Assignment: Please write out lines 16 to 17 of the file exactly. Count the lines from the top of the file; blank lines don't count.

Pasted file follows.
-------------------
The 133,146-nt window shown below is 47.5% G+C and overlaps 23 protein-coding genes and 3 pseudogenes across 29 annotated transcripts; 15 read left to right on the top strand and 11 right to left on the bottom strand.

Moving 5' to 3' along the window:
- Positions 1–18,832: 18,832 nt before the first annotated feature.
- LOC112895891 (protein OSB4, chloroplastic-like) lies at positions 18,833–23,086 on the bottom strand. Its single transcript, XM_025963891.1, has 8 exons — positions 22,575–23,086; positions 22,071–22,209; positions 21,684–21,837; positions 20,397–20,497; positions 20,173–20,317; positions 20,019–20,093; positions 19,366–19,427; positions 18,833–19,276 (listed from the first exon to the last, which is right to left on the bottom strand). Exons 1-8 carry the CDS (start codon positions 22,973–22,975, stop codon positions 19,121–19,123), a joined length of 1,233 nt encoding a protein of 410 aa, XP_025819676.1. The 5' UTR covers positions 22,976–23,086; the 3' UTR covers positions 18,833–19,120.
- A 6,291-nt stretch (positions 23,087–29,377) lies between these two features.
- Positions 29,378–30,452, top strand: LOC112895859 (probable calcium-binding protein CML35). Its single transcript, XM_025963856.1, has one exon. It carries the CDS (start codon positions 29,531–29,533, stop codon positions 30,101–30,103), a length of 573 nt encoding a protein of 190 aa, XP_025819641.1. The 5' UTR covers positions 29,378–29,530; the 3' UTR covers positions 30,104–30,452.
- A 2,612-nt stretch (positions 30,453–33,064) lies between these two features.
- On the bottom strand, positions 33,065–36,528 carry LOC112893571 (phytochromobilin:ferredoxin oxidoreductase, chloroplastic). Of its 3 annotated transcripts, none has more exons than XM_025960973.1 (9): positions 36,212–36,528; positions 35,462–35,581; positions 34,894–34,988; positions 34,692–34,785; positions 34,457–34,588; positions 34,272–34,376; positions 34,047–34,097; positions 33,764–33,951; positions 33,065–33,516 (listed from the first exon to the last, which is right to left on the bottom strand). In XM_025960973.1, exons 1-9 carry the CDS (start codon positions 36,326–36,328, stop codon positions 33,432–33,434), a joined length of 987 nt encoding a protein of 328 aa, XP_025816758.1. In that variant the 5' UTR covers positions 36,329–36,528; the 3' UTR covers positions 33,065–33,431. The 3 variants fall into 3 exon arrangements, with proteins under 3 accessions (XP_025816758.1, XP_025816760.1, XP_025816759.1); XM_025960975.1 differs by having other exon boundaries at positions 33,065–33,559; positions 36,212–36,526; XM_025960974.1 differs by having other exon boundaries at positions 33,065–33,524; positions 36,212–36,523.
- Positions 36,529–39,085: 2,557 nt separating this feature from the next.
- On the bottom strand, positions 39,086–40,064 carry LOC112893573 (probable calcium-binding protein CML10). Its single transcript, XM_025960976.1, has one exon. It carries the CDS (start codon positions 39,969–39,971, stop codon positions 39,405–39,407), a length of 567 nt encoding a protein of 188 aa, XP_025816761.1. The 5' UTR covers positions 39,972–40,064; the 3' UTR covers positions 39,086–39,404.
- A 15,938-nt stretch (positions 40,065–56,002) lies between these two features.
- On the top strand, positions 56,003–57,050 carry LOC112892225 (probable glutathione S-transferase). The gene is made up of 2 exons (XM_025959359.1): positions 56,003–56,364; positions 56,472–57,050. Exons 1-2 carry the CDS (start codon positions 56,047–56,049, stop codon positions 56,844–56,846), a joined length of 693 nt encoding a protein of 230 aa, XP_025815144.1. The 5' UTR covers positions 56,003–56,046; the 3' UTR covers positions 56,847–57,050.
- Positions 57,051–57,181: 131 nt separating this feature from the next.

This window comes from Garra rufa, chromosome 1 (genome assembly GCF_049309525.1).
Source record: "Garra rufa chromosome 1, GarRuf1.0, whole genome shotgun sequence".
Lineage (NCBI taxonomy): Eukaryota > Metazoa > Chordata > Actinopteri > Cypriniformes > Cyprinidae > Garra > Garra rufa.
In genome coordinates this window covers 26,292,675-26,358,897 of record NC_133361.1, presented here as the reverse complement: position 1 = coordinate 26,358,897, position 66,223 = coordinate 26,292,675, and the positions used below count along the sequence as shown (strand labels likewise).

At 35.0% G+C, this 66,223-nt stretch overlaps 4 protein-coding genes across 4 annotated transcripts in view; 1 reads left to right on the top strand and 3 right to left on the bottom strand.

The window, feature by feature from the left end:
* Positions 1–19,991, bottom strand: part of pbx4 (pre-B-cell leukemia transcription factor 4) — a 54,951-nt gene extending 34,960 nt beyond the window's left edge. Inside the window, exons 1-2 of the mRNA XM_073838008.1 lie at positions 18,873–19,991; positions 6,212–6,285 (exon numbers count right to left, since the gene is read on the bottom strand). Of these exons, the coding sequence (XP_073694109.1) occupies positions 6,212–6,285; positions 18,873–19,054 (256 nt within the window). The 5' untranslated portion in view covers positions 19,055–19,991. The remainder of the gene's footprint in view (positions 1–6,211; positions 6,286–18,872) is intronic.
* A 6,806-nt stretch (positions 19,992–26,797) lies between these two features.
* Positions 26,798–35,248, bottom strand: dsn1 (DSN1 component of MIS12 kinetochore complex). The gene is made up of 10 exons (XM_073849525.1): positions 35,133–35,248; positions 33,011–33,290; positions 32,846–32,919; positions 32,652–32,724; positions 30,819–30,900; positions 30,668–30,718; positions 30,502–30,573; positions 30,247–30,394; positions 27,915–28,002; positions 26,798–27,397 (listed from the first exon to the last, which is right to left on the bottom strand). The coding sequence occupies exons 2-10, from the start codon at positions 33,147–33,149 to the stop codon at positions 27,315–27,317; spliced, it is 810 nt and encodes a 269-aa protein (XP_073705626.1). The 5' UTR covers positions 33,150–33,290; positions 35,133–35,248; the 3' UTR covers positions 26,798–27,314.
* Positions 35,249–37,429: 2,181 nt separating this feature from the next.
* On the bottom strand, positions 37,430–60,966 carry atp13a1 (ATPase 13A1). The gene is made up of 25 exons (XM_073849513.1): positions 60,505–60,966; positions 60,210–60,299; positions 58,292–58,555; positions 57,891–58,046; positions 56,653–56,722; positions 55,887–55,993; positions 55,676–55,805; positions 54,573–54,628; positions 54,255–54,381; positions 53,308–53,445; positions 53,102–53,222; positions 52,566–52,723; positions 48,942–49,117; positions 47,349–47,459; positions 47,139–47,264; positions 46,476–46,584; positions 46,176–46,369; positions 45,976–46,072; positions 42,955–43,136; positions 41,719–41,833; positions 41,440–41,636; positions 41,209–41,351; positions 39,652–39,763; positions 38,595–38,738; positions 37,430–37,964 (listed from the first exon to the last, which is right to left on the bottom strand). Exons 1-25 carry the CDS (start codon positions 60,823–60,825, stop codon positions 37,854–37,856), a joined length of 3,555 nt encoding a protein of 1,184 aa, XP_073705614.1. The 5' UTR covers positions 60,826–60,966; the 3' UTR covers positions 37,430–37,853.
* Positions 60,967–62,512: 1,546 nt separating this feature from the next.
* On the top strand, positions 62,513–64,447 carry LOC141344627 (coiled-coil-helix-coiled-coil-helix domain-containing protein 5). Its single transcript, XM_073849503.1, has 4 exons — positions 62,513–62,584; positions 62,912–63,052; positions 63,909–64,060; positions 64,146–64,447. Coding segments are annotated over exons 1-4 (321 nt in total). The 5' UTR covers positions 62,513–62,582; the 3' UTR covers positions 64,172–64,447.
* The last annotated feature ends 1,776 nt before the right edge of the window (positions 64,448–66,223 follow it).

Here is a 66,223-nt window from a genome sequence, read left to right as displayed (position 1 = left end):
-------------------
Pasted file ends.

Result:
Lineage (NCBI taxonomy): Eukaryota > Metazoa > Chordata > Actinopteri > Cypriniformes > Cyprinidae > Garra > Garra rufa.
In genome coordinates this window covers 26,292,675-26,358,897 of record NC_133361.1, presented here as the reverse complement: position 1 = coordinate 26,358,897, position 66,223 = coordinate 26,292,675, and the positions used below count along the sequence as shown (strand labels likewise).